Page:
Check out Scoble on Cisco’s HD telepresence. I think he’s underestimating the impact. I’m on the road every month, sometimes two or three times, and I hate the airlines and the whole travel system with the heat of a thousand suns. Plus, I probably cost Sun the best part of $100K a year in travel expenses. Suppose you have a population of employees like me; cutting travel costs in half for six of us would cover the $300K price point. Plus, think of the extra efficiency we’d get from not spending all those endless hours in lines at airports. Of the travel I do, some part is actually need-to-be-there stuff; but if the HD telepresence prices can be brought down a little and the virtual meetings cranked up a little, this stuff is not that far from having slam-dunk ROI.


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From: Simon Brocklehurst (Oct 23 2006, at 10:37)

Since the time that video conferencing systems first came in, people have justified the cost by saying, "think of how much we'll save on the travel budget!"

Somehow though, whenever a company brings in video conferencing, its travel costs never seem to go down. So, whatever the major benefit of video-conferencing is, it's not about saving money on travel.


From: Dervala (Oct 23 2006, at 11:19)


I wonder how the Giants games will look in Vancouver, though?


From: Norman Walsh (Oct 23 2006, at 11:56)

Maybe. It sure looks cool. But for technical meetings, which are the

only sort I'd be inclined to travel for, the important part of a

face-to-face is the ability to gesticulate at a white board and argue

about, uh, I mean discuss points of contention over coffee and beer.

It's not obvious that the sophisticated camera/image trickery is going

to extend to whiteboard distances and rapidly moving participants.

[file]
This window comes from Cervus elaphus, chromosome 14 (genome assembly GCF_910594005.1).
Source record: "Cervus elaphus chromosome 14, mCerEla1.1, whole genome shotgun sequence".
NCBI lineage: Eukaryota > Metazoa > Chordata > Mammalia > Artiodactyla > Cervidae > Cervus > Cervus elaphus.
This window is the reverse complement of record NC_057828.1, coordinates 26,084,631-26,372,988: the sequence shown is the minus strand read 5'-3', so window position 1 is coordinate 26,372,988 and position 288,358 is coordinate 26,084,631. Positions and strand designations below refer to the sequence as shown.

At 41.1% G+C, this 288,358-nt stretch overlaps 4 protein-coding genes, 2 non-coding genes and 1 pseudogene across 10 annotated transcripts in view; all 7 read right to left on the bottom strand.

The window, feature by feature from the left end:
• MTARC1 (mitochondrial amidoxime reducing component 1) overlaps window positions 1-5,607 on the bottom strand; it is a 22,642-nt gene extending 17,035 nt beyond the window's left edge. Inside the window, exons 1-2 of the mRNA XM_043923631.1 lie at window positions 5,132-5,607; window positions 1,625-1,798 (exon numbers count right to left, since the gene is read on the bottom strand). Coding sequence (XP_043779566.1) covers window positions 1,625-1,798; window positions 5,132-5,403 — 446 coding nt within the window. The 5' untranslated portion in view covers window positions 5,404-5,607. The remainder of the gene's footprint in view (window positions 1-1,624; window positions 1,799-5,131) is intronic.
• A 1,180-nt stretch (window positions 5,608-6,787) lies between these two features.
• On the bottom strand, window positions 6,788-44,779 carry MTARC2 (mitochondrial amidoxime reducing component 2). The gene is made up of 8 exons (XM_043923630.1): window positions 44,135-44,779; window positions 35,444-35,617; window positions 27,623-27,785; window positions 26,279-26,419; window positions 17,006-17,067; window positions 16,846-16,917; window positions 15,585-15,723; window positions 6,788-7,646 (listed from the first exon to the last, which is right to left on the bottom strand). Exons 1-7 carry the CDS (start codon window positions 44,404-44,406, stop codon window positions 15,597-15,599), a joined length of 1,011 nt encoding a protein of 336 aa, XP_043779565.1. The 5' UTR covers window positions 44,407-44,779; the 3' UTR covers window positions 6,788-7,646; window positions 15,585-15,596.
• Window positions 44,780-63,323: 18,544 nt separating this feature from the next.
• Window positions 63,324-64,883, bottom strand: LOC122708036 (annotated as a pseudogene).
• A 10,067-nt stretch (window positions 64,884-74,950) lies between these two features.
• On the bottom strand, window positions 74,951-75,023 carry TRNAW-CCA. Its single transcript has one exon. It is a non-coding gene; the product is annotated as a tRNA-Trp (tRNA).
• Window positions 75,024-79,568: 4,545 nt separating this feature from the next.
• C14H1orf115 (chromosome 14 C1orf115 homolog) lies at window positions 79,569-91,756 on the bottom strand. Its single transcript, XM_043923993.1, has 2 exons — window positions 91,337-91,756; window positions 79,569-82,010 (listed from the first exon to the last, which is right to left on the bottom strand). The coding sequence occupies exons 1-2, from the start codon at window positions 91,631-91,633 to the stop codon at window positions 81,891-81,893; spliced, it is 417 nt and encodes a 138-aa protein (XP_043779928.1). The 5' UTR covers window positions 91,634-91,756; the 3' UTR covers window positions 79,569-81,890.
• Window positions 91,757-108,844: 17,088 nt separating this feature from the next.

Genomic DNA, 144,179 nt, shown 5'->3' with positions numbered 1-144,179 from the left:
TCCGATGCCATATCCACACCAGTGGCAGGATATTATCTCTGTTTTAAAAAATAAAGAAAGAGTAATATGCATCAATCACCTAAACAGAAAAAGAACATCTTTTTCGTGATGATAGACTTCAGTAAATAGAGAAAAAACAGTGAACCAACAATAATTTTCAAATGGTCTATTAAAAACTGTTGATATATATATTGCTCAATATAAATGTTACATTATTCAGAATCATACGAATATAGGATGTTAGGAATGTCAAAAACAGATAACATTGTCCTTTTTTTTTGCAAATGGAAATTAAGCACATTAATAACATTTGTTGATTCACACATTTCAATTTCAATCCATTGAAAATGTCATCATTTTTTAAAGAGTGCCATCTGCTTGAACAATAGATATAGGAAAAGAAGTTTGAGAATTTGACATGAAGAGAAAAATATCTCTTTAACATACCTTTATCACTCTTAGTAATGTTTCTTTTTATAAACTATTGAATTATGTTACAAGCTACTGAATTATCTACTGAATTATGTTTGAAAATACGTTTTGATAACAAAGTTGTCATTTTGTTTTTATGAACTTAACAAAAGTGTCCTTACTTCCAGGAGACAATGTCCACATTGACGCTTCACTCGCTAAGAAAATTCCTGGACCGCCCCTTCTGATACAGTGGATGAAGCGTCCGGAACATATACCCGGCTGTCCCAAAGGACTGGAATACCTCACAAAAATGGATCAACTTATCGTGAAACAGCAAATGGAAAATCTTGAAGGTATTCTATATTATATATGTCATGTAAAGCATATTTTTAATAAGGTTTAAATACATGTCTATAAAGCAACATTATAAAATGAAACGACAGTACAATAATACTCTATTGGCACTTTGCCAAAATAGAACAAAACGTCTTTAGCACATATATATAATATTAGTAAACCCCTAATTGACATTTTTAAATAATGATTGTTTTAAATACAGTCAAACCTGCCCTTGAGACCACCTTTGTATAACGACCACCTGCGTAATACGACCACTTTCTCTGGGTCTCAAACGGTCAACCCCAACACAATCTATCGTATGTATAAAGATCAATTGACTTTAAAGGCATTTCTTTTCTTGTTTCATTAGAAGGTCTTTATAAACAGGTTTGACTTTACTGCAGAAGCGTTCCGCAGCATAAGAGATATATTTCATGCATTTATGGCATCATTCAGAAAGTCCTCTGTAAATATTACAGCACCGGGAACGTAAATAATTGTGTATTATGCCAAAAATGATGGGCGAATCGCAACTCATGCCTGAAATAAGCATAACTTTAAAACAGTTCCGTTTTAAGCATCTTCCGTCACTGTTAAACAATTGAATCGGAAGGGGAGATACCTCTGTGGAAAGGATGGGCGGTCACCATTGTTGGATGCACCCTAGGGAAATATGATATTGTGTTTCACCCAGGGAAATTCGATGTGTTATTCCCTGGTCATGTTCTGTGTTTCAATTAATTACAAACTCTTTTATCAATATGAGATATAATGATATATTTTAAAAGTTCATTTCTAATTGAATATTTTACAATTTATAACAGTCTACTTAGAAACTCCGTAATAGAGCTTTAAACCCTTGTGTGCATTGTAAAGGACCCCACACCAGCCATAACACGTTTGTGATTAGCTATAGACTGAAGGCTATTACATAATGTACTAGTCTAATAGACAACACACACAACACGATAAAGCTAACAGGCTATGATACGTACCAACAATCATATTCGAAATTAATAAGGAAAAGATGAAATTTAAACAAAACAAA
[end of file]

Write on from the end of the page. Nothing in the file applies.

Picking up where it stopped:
Still, throw enough money at it and maybe it can be made to work.

Looks like progress, anyway.


From: Steve Loughran (Oct 23 2006, at 13:16)

Having used the HP Halo room product, I must say, yes, immersive conferencing is very profound. But it is very latency sensitive. Not only are you consuming a lot of b/w, the conferencers want to give those packets priority. The HP story is 'low latency, secure comms is part of the package', Cisco's is 'we will sell you all the routers, too'.


From: Rimantas (Oct 23 2006, at 13:29)

I am sure you've seen this, but just in case:


From: Eliot Kimber (Oct 25 2006, at 14:58)

I remember using an ancient video conference room at IBM back in the late '80s and it was horrible, worse than a simple conference call because the system was so flaky and you kept looking at the screen or the camera. I tried using video chat for a while a few years ago but it was just distracting and didn't really add to the communication. Same reason video phones never caught on. (I observe that the only place you see video phones is in sci-fi movies where visual is always better).

It didn't mention it in the article but for this to really work the camera has to be positioned so that when you look at the image of someone across the table they see you looking at them and not at a camera. I know there as an article not too long ago in Wired or Fast Company or some such about about a similar room that Pixar or Disney or one of those movie companies set up specifically so that they could do telepresence reviews of things like story boards. It was frightfully expensive but it seemed to work.

As somebody who works on teams distributed across Asia and North America and who doesn't really want to go to Asia for work, such a system would be quite a boon although I think you'd have to test it carefully to see if it was a half million dollars more effective than just using email and con calls and IM and WebEx.

But I also suspect that this is a technology where a small improvement is usability and response takes it from junk to almost as good as being there. Clearly latency is a big issue.

But it would also be very cool if we could have our weekly standards meetings around a virtual table instead of on the phone--maybe FO 1.1 wouldn't have taken 5 years to get done....


From: Simon Phipps (Oct 28 2006, at 13:10)

I actually delivered a keynote a conference in Melbourne last week, from my hotel room in California. I was using Skype (the beta with video support) and a borrowed firewire camera. They had a PC at their end, and clicked the slides forward as I spoke.

The conference organisers expressed extreme satisfaction. For me, the experience lacked all the positive interaction I expect from a keynote (both during the speech and before and after at the event) but it was great to avoid the round trip to Australia, where I could not have either stayed for the week because of all the work on open sourcing the Java implementations nor justified attending for one day.

I'll be doing this again, I am sure. HD is of no interest though; simple telepresence via iChat or Skype is enough for this application.


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